As storm season nears, make sure your regular training addresses storm tasks, such as leaning or hung-up trees, assessing compression and tension in wood before cutting and electrical-hazards awareness, to name a few.
Equipment and process
Look to other work solutions beyond your normal operations. Hauling material away whole can save time and energy, but you need the equipment and the place to dispose of the material. Locate possible staging areas for brush and debris. Contact companies that specialize in green-waste disposal on a large scale and develop a professional relationship now, before you need it.
These areas also may be able to handle the high volume of chips you will produce when the final cleanup begins in earnest. Don’t let the disposal of materials slow down the work because you have no place to put it.
Take the time before storm season hits to discuss and lay out how you intend to address your operational needs for storm situations.
- Do you have enough basic PPE for any temporary crew members you may add?
- Can you rent the equipment you need?
- Does your team know how to operate the equipment?
- How will you fuel it up?
- Do you need special permits or licenses to drive/operate the equipment?
Simple tasks like going to the gas station for more fuel may not be possible for a few days. Your shop may not have power. Your team members may not have power at home. Make a list of all the basic things you need for daily operations. Develop a plan to have these when you need them or an alternative way to accomplish tasks. Buying a generator to power your work tasks may not be possible the day after the storm hits!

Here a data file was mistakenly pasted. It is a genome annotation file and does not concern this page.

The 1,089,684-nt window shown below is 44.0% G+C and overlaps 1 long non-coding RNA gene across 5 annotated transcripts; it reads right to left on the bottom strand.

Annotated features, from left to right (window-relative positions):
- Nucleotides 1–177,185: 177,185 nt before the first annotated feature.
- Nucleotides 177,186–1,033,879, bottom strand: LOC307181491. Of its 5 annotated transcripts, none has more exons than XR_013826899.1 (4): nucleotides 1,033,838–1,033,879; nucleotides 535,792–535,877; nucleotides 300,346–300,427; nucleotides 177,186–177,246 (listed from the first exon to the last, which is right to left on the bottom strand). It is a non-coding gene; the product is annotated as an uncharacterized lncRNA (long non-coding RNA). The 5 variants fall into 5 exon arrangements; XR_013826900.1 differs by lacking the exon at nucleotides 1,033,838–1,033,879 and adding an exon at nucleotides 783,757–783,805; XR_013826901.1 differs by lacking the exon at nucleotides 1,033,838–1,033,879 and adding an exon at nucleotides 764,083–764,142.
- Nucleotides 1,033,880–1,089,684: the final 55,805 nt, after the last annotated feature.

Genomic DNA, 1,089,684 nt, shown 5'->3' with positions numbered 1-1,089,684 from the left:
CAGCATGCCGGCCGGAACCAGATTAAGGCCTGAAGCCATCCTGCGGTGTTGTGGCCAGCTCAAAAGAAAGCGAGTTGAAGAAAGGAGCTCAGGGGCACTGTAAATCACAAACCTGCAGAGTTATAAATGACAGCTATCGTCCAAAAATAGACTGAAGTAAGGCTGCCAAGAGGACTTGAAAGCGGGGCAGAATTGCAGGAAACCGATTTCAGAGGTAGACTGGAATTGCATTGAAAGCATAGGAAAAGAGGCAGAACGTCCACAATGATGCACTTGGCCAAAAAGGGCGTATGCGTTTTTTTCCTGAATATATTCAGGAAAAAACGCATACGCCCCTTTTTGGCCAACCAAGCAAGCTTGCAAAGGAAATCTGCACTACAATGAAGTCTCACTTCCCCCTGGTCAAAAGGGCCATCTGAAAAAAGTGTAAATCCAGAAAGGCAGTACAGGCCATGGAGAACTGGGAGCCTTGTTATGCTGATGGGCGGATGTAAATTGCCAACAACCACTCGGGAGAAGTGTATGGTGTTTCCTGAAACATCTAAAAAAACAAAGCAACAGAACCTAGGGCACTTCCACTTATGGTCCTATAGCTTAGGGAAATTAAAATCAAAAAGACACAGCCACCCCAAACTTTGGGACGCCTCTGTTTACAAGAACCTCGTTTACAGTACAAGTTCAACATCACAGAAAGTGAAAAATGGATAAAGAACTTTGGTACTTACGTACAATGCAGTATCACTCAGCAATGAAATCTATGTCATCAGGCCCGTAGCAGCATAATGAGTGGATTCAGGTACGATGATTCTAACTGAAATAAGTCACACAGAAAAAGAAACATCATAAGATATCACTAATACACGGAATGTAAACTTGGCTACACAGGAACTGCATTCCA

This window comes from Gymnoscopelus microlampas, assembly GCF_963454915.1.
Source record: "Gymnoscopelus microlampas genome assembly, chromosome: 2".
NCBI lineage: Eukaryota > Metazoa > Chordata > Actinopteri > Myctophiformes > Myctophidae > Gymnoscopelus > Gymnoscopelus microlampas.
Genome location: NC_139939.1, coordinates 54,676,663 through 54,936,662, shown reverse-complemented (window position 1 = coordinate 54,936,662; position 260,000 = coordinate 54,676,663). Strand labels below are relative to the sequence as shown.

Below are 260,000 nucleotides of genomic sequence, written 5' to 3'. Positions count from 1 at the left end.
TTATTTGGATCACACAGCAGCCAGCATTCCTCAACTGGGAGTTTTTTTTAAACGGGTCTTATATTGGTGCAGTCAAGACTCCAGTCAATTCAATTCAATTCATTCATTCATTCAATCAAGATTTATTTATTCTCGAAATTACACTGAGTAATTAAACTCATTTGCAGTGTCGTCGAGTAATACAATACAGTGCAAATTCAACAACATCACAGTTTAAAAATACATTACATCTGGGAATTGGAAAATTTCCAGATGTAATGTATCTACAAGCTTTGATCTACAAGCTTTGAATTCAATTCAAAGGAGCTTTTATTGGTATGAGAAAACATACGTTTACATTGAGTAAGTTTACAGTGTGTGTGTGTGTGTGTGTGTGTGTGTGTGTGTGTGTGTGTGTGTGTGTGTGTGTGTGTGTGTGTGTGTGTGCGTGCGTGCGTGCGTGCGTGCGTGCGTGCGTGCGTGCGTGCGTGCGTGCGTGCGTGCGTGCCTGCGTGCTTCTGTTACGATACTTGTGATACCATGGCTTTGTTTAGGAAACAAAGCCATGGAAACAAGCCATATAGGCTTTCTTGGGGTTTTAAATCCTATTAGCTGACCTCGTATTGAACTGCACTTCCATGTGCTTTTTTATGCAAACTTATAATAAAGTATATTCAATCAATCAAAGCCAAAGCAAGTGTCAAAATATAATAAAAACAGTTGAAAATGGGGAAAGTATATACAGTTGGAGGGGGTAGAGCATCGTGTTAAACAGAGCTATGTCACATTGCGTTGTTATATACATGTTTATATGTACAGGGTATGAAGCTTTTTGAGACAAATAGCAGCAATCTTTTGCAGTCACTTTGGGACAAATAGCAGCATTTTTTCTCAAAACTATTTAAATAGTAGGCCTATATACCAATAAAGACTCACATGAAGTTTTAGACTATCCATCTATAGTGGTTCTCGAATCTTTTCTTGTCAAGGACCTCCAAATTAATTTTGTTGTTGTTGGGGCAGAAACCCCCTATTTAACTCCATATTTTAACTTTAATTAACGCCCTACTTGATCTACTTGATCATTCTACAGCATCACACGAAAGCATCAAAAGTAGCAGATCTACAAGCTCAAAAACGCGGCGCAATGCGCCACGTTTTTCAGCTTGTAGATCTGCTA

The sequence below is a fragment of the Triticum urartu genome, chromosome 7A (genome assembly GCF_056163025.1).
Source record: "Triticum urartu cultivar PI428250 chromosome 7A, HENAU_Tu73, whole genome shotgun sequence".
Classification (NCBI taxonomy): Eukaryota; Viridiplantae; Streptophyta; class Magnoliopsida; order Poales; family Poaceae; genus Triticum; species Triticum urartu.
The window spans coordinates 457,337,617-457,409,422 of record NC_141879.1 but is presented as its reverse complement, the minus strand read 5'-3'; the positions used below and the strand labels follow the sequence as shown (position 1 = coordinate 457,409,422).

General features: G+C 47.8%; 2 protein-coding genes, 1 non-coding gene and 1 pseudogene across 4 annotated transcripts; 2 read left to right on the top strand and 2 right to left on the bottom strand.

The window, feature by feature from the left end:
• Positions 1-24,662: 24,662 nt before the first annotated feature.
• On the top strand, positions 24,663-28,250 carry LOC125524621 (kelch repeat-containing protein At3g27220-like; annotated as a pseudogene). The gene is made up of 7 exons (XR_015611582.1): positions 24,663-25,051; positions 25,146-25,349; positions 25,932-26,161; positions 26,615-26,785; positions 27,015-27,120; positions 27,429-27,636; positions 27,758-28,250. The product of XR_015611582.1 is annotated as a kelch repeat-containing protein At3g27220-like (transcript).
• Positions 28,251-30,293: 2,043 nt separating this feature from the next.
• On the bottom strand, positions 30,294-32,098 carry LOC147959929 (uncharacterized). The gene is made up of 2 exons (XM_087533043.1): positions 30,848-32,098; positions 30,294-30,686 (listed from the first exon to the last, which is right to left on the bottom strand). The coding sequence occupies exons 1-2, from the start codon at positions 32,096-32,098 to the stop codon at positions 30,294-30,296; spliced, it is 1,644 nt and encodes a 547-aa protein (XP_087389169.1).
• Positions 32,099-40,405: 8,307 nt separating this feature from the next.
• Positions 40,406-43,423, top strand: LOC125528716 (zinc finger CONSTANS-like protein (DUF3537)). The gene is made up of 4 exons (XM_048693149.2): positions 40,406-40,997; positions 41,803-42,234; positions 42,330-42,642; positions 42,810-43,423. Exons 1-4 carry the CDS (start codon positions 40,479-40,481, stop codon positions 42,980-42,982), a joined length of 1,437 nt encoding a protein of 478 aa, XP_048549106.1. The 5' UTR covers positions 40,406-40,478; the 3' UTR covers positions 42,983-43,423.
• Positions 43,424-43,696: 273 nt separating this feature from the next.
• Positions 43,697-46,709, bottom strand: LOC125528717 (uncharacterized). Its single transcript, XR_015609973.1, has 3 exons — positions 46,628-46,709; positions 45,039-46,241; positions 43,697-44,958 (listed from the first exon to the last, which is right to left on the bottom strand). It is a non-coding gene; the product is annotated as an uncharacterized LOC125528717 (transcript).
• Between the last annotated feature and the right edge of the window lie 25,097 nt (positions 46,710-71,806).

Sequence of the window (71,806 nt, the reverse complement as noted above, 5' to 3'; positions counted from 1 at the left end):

Take care of your people
Storm work can be stressful and action packed. It may be necessary to work
longer-than-normal hours for more than the normal number of days. Make sure your team is taking breaks during work and from work. The temptation when faced with seemingly endless work is to keep going and work harder. However, breaks improve decision-making and enhance safety. Breaks allow for proper hydration and time to fuel the body.
Increase the frequency of breaks. Use break times to reassess the work site and complete basic maintenance tasks like cleaning air filters and sharpening and refueling tools and equipment.
Try to complete the most physically demanding work earlier in the day. Save less-demanding tasks for when the team is worn out and tired. Stop work if safety is being compromised.
Making sure your team gets adequate sleep is crucial. The sleep-deprived brain acts much like one under the influence of alcohol. Decision-making and reaction times are all hampered when a person is sleep deprived. Adequate sleep is not a luxury, but a necessity!
The worst hazard is the one not seen. Make sure your team is doing thorough, documented work-site assessments. Emergency and urgency increase risk; your risk assessments should increase as well. Take the time to seek out the hazards and obstacles on every job site, no matter how simple the task may seem. Take time to make sure all crew members are aware of all hazards and obstacles. Make sure all team members on site have a hand in developing a mitigation plan and understand the plan and necessary precautions.
Your emergency action plan (EAP) also should take into account the circumstances storm events can create. Roads may be blocked. EMS may be overwhelmed, and response times may be slower. Mobile-phone reception may be affected, and sites not normally isolated may well be. Your EAP should reflect all of this and how you plan to deal with it. Develop a system of communication so the crew can relay needs and decisions to your home base.
While there are many hazards on the job site, electrical hazards are often the most insidious. Electricity can flow invisibly and in unpredictable paths. Normal safety equipment and spacing for electrical-distribution systems may be nonfunctional after a storm event. Wires and hardware may be hidden under debris.
A fundamental understanding of approach distances and how electrical-distribution systems work is necessary. There is a good chance you will have team members completing tasks they usually are not responsible for. They must be aware of approach distances and always err on the side of caution. Increase standard approach distances when in doubt. Don’t start a task until you are sure all electrical hardware is not energized nor will become energized as you work.